Doctoral thesis

Corporate social responsibility and employer attractiveness : three essays on its role in international recruitment for multinational enterprises


  • Fribourg (Switzerland), 2023

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Thèse: Université de Fribourg (Suisse), 2023

English Recruitment is a key strategic domain in today’s global war for talent, prompting both
academics and practitioners to undertake an endless quest for knowledge about the factors that influence applicant attraction to organizations and their employment-related intentions and behaviors. It is well known that job and organizational characteristics, like pay, work climate, and career opportunities, influence recruitment outcomes. Nevertheless, these characteristics have become less useful as ways for firms to distinguish themselves due to the interchangeability of jobs and company profiles within the same industry. In the light of this view, corporate social responsibility (CSR) has emerged as a reputational asset that helps firms distinguish themselves from their rivals and gain an advantage in the talent war. The link between CSR and recruitment is currently particularly relevant due to numerous corporate scandals and heightened public awareness of socio-environmental issues and business ethics. While CSR is at the forefront of the global corporate agenda in today’s socially-conscious market environment, the extant literature lacks an international perspective. Most research has been conducted in the domestic context and in developed countries, creating a gap regarding how multinational enterprises (MNEs) from different countries of origin can leverage CSR and develop optimal international recruiting strategies, not only in developed but also in emerging countries. This thesis therefore contributes to addressing this gap through three studies. Study 1 employs a web-based experiment using realistic interactive recruitment webpages and involving 490 potential applicants from Germany, Switzerland and Austria. This approach advances previous studies in which researchers used printouts of websites and provided information on firms’ CSR activities directly. However, only real, interactive websites allow respondents’ behaviors to be tracked and applicants’ willingness to search for information about a firm’s CSR, which is a determinant of their awareness of the firm’s CSR activities, to be explored. The study reveals that emerging market MNEs (EMNEs) suffer from a double disadvantage: it is difficult for companies which are not only based in a foreign country but in an emerging market to hire local talent in developed host countries. As a result, fewer applicants pursue jobs in EMNEs than developed market MNEs (DMNEs). Nevertheless, good CSR helps mitigate this negative effect. We also find, however, evidence that applicants have a low level of willingness to search for information on CSR, which presents a serious challenge to firms’attempts to maximize the benefits of CSR engagement. Study 1 shows that CSR is relevant to applicants in developed countries, but that is not surprising. There are two more important and practically relevant questions: what the relative importance of CSR to applicants is compared to other instrumental factors (e.g., salary, career opportunities, work climate, etc.), and whether applicants from emerging markets care about CSR. Therefore, Study 2 applies a cross-national choice-based conjoint analysis technique which uses a decompositional approach to calibrate the relative importance of an MNE’s country of origin (developed vs. emerging) and three CSR dimensions (economic, social and environmental responsibilities – the three defining pillars of the triple bottom line concept) as compared to more traditional instrumental attributes in job choice decisions of young applicants in an emerging country (Vietnam) and a developed country (the US). The results confirm the importance of an MNE’s country of origin and CSR to a sample of 1,023 Vietnamese and US undergraduate students. Specifically, EMNEs are confronted with a significant human resources challenge when attracting talent, not only in developed markets but also in emerging countries. Unlike Study 1, which focuses on CSR’s overall effects, Study 2 goes further and examines the three different dimensions of CSR. Each of the three CSR dimensions has specific importance. Furthermore, the national context moderates the importance of CSR: applicants from emerging markets attach more value to the economic dimension of CSR, but less value to the social and environmental dimensions of CSR. Despite these differences, the overall influential structure of job choice remains largely similar across countries, opening up opportunities for global employer branding strategies. Although it is apparent from Studies 1 and 2 that CSR exerts a positive effect on recruitment outcomes, there is still considerable ambiguity about the mechanism through which different CSR dimensions influence applicants. Study 3 examines the underlying mechanisms through which different CSR dimensions influence applicants’ job-pursuit intentions, and more pertinently, proposes the optimal CSR configurations for attracting job applicants according to the origins of MNEs. Two experiments were conducted using realistic social media job posts and a sample of graduates from India and Vietnam. Experiment 1 (n = 350) draws causal inferences and tests the underlying mechanisms for each CSR dimension via two fundamental dimensions of social perception—warmth and competence—by using regression-based conditional process analysis. Embracing the inherently complex and multilevel nature of international recruitment, Experiment 2 (n = 621) adds information on MNEs’ countries of origin and examines the inter-relationships between multiple CSR signals and perceptions of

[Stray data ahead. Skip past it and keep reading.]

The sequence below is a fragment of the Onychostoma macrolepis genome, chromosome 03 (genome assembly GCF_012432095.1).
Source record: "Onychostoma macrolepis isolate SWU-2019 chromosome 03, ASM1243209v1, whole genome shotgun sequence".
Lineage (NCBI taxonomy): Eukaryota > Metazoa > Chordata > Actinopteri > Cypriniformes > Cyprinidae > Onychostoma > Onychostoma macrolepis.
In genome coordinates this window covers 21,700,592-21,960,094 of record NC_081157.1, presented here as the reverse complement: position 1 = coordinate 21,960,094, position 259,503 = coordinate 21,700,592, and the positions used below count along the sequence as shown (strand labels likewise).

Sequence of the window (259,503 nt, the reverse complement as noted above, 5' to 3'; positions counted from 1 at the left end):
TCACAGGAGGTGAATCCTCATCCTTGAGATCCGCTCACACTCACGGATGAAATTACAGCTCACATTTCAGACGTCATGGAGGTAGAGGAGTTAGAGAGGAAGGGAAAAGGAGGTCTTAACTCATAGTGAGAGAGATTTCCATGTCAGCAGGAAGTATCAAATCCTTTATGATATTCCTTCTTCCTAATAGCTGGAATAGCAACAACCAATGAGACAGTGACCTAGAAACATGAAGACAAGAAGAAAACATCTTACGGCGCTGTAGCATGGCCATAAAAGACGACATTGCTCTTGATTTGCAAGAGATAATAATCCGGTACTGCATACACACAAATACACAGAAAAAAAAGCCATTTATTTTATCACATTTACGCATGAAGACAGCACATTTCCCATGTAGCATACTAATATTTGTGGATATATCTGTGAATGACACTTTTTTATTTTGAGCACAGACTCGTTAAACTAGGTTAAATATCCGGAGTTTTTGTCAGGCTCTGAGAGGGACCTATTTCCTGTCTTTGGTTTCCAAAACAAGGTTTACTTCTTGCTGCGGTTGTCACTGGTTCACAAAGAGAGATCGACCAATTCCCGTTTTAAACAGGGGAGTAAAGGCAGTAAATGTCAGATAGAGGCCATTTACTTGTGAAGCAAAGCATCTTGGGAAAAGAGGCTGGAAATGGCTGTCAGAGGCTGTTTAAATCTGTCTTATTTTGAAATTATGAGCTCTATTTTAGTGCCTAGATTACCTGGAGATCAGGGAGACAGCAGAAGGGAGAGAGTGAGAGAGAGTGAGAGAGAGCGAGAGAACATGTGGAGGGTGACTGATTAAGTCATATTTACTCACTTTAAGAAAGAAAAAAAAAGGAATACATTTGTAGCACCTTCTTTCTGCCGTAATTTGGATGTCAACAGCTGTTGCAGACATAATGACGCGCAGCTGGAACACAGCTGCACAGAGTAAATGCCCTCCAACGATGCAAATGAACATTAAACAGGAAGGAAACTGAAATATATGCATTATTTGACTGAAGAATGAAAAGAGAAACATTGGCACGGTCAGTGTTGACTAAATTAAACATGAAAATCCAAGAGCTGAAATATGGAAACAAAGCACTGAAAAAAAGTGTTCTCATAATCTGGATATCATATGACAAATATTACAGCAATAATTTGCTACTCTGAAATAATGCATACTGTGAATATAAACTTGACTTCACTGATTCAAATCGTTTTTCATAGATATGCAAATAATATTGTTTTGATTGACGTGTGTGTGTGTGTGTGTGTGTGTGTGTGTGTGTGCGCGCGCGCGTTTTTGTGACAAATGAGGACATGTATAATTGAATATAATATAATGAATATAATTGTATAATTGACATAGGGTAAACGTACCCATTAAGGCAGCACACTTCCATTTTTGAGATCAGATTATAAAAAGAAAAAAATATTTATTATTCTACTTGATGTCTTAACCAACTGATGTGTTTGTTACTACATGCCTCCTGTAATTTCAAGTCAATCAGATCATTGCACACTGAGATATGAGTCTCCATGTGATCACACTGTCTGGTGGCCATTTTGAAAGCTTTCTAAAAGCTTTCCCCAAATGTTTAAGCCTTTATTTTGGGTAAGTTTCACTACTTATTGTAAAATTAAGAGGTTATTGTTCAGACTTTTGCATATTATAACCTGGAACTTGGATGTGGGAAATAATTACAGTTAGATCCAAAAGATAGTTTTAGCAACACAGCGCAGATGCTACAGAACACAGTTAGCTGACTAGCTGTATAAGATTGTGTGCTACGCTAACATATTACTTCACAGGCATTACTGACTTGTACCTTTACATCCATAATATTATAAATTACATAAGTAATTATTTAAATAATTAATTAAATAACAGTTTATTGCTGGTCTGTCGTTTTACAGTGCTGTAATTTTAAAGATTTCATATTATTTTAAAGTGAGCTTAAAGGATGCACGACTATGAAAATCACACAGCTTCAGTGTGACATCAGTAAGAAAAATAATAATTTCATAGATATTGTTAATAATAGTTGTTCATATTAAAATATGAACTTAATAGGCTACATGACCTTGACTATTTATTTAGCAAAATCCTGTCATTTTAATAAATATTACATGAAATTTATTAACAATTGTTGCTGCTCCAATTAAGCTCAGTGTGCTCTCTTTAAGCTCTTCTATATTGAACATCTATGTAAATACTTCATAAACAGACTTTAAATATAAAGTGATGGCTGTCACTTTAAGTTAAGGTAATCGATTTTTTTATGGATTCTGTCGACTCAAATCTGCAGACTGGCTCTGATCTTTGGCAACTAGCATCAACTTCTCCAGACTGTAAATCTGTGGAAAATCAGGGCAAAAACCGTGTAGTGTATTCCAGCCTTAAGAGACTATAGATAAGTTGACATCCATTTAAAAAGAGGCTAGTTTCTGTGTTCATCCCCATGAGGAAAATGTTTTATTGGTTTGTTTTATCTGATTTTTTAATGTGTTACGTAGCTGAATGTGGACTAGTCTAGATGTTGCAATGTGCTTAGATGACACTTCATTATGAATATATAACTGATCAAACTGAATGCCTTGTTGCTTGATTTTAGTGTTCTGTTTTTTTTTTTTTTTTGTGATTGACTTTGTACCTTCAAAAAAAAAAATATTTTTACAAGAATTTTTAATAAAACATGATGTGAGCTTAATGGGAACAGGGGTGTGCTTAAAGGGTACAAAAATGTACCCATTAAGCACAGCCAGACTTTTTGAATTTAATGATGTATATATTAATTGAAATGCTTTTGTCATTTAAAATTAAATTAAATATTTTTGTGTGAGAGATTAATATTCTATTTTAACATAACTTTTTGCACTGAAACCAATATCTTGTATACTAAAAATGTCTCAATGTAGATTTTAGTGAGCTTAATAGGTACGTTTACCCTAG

firms’ countries of origin using the fuzzy-set qualitative comparative analysis (fsQCA)
technique. fsQCA complements regression-based conditional process analysis by providing more nuanced coverage of all the possible combinations of all the three CSR dimensions and country-of-origin perception in a more configural manner than the conventional “net effect” symmetrical explanation, thereby uncovering multiple configurations of causal pathways that can lead to high job-pursuit intention. The results show that applicants combine meso-level (the firm’s CSR) and macro-level (the firm’s country of origin) factors in a configurational manner, such that no factors at any single level of analysis are sufficient, in isolation, to shape microlevel applicants’ outcomes in international recruitment. Finally, the conclusion of this thesis highlights the limitations of the studies and opportunities for future research by drawing on insights from the three studies and building a synthesis from their results.
Faculté des sciences économiques et sociales et du management
  • English
  • Bibliographie
Open access status